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So your doctor has ordered a sleep study for you and you're not sure if you should do it and have anxiety about it. That’s understandable—it can be a strange and vulnerable experience, to imagine going sleep and being monitored by strangers in an unfamiliar environment. 

But these tests are very much worth doing. Sleep studies deliver critical information that helps doctors properly diagnose and treat sleep disorders. The professionals who conduct sleep studies are not only trained in sleep science—they’re also there to help you be as comfortable as you can be during your stay. For nearly all of my patients, the idea of the sleep study is much more uncomfortable than the actual experience.

What Kind of Sleep Test Will I Take?

There are several different sleep disorders that typically involve a sleep study as part of the diagnosis, including: sleep apnea, narcolepsy, restless leg syndrome, and REM behavior disorder. Depending on your symptoms, your doctor will schedule one of several different types of sleep studies.

How Does a Sleep Study Work?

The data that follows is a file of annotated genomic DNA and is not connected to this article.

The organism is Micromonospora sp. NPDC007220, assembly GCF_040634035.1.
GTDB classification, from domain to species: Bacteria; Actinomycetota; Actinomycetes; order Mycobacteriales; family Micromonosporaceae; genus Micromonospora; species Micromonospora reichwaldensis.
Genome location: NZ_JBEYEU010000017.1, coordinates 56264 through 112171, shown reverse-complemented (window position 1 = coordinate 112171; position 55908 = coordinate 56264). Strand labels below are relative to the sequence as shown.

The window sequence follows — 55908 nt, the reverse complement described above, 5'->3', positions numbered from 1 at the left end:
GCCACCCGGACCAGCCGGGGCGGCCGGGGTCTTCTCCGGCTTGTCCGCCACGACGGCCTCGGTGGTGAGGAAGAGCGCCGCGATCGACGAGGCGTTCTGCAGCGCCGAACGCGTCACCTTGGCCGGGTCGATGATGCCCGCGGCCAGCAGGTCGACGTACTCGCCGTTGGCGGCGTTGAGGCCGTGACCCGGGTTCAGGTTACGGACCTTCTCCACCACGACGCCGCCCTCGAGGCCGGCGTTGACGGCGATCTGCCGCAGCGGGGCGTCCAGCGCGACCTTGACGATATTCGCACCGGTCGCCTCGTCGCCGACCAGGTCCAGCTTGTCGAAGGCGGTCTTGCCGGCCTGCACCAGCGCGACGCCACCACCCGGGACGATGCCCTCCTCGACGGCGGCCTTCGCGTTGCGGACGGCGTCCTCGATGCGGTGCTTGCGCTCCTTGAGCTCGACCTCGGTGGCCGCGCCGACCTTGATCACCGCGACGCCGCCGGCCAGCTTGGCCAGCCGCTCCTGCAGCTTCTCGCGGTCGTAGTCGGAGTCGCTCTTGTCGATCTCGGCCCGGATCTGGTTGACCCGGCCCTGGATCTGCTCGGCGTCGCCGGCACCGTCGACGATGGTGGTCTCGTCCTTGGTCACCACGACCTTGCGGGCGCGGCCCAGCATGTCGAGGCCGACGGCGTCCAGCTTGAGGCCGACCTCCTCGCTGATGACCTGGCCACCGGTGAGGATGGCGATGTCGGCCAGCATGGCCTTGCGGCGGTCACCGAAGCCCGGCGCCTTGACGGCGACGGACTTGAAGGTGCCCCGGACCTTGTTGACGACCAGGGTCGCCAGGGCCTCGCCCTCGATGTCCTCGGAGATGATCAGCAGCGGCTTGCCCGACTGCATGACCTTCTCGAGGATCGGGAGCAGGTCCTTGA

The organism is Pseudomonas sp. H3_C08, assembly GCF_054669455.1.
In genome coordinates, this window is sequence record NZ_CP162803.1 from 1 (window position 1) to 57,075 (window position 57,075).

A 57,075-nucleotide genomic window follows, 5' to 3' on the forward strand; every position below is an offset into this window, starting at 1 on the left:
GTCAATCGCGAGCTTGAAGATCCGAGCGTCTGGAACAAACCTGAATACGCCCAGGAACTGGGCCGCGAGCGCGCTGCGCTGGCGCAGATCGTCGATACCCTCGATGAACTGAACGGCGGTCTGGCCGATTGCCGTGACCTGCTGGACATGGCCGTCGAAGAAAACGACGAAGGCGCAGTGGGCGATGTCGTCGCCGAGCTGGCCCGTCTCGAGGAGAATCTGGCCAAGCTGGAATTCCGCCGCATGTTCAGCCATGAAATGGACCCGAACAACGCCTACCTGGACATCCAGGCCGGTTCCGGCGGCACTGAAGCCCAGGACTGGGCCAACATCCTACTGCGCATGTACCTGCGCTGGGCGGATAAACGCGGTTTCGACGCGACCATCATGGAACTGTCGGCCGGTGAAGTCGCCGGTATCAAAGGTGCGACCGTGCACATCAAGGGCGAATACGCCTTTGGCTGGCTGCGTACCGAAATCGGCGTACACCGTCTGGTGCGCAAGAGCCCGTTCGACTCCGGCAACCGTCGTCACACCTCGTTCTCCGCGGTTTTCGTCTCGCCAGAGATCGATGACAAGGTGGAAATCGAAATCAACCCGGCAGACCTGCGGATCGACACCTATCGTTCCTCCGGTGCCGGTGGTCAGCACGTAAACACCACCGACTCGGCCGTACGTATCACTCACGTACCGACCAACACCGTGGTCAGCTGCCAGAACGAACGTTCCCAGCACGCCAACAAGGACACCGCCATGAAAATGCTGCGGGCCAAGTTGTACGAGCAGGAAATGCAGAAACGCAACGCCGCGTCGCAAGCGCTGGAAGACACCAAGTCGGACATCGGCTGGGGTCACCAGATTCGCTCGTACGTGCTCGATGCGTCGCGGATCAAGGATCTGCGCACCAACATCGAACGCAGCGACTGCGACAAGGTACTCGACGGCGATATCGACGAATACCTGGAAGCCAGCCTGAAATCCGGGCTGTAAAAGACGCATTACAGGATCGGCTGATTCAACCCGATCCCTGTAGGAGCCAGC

Unless your doctor specifies, a typical sleep study is split between two appointments usually. The first study is a diagnostic study called a Polysomnography (PSG) and the second study is a CPAP titration study done only if the first test confirms the patient has Obstructive Sleep Apnea (OSA). The PSG monitors many body functions including brain (EEG), eye movements (EOG), muscle activity or skeletal muscle activation (EMG) and heart rhythm (ECG), oxygen saturation during sleep; essentially, it tells us whether or not you have Obstructive Sleep Apnea (OSA). Your second study (CPAP) will be similar to your first with the only difference being you will be sleeping with a CPAP device. The goal of the second night study would be to identify the optimal pressure (CPAP) to treat the sleep apnea.